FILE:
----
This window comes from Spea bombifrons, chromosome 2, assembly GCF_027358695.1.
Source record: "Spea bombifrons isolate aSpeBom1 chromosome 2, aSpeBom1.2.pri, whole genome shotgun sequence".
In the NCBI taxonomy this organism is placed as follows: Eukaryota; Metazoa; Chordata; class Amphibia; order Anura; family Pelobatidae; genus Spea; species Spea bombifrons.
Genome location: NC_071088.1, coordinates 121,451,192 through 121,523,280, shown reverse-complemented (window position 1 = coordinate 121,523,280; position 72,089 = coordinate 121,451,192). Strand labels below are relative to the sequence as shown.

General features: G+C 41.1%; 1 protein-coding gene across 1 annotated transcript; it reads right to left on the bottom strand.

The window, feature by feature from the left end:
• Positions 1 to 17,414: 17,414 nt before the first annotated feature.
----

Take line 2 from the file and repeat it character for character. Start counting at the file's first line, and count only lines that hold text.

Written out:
Source record: "Spea bombifrons isolate aSpeBom1 chromosome 2, aSpeBom1.2.pri, whole genome shotgun sequence".